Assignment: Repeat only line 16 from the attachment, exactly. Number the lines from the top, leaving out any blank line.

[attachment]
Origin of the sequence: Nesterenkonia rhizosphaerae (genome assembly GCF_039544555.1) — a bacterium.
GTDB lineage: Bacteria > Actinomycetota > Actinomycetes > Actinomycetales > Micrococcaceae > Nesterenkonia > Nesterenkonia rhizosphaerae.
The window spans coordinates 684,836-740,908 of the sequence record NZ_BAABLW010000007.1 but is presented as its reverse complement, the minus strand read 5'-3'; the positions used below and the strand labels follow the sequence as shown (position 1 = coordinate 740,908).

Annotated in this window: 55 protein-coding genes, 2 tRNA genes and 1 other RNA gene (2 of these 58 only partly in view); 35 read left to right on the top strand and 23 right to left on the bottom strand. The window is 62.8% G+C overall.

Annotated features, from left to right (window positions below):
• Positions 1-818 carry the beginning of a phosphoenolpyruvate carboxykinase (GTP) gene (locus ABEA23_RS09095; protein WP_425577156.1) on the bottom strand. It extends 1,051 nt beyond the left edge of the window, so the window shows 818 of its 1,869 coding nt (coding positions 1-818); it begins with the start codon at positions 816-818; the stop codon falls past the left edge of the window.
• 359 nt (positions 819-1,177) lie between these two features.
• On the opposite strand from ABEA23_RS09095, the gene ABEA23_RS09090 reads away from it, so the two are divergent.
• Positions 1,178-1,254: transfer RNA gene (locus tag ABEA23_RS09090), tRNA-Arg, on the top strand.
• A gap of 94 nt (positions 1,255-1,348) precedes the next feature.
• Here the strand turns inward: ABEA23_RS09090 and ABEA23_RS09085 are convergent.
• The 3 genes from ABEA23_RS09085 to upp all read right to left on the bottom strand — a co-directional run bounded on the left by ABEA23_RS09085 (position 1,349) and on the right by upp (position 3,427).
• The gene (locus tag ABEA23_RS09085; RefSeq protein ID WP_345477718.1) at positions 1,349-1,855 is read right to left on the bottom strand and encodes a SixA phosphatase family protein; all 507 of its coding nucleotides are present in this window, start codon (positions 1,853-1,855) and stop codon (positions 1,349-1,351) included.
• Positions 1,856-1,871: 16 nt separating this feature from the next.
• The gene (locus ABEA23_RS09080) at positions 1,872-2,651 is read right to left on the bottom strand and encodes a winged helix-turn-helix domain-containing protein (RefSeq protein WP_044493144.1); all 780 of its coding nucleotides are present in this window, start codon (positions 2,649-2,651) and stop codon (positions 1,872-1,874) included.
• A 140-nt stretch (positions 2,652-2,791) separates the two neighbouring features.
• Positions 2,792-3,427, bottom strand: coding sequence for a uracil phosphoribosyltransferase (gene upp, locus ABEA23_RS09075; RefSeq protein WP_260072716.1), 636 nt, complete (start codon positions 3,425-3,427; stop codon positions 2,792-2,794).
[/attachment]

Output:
• A 140-nt stretch (positions 2,652-2,791) separates the two neighbouring features.